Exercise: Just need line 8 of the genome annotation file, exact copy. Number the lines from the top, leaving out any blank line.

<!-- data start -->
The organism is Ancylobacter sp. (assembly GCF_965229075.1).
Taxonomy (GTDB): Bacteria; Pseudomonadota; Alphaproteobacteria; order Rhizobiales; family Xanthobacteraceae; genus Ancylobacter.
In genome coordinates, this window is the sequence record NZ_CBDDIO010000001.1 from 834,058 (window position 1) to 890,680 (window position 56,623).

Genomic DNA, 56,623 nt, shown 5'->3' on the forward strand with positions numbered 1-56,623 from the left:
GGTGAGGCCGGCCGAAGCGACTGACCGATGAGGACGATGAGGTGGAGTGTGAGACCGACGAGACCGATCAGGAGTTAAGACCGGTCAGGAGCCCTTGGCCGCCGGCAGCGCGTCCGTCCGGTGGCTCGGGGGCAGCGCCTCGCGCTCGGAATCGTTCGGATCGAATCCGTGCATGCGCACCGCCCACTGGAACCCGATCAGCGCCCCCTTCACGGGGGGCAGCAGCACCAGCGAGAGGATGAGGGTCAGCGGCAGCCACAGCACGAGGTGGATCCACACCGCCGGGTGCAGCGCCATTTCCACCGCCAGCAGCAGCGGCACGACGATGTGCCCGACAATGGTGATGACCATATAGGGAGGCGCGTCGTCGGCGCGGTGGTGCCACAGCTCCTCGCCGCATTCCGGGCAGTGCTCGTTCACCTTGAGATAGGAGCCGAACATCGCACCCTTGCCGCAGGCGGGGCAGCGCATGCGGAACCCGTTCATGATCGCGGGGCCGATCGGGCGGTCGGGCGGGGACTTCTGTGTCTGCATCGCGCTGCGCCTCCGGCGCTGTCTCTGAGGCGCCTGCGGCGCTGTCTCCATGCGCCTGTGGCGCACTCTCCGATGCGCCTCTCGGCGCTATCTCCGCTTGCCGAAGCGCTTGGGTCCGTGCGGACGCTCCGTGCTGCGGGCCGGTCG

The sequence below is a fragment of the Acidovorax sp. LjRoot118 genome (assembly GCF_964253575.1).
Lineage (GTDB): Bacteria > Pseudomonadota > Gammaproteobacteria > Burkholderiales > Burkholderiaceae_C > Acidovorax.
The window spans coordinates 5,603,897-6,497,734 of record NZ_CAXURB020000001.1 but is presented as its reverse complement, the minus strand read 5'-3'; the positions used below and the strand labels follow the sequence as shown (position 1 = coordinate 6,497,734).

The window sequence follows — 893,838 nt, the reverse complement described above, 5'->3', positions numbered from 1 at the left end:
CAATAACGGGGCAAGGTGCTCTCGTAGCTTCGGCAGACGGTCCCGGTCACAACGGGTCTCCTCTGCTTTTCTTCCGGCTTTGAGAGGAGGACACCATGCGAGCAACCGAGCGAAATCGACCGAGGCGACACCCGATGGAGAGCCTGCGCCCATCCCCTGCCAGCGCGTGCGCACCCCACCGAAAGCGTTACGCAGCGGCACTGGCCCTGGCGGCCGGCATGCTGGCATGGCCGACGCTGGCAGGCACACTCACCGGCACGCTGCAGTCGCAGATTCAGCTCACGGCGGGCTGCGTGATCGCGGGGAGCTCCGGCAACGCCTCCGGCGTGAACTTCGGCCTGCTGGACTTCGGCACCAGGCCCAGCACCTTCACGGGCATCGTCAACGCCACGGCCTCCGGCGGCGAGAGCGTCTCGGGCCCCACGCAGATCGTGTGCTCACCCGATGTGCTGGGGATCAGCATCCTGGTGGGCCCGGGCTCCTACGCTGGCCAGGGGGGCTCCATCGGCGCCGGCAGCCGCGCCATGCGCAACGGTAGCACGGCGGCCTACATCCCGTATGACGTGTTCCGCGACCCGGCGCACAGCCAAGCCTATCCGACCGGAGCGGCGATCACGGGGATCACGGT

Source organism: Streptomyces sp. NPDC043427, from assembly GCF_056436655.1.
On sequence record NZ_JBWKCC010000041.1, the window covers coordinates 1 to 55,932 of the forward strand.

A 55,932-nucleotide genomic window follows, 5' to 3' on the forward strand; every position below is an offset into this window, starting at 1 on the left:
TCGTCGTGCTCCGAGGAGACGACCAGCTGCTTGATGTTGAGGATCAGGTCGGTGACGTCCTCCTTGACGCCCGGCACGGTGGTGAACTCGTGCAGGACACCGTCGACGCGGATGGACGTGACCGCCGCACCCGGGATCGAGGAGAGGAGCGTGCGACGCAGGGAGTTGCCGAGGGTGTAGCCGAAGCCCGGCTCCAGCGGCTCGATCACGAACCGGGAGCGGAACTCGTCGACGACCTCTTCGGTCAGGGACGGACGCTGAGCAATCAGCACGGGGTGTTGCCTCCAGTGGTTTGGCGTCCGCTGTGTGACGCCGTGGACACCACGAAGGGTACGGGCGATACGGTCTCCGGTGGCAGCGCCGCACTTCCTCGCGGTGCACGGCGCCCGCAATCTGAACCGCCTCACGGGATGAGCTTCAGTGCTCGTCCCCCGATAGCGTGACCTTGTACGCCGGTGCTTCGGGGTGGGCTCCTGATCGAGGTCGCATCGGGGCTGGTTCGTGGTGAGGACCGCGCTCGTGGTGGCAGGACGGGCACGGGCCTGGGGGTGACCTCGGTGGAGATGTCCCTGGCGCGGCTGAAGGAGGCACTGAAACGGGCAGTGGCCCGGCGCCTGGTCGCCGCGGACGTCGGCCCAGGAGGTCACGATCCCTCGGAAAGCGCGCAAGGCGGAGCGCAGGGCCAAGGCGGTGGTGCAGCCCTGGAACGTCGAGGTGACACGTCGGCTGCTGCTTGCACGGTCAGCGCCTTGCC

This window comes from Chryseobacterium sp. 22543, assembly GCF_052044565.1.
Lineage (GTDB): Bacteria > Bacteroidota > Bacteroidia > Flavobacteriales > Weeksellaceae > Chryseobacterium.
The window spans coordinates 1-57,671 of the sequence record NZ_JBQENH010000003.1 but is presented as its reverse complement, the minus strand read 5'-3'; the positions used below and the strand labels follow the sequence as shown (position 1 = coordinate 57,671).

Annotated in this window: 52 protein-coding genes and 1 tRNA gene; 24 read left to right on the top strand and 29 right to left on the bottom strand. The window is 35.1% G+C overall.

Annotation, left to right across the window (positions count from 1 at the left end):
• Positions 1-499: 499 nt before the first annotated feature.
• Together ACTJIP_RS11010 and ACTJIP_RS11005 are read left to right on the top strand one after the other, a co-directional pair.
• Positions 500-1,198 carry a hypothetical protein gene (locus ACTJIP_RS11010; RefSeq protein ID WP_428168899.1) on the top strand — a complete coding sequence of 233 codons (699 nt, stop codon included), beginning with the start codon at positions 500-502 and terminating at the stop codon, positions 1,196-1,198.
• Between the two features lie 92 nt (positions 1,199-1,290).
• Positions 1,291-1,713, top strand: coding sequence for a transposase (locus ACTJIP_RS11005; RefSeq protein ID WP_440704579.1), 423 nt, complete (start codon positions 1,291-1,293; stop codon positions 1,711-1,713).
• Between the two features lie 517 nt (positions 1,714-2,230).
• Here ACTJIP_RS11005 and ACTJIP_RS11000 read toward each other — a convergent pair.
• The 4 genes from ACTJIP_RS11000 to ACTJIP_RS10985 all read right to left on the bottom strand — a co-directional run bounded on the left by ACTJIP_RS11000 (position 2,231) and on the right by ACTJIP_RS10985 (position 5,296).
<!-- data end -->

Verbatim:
The window spans coordinates 5,603,897-6,497,734 of record NZ_CAXURB020000001.1 but is presented as its reverse complement, the minus strand read 5'-3'; the positions used below and the strand labels follow the sequence as shown (position 1 = coordinate 6,497,734).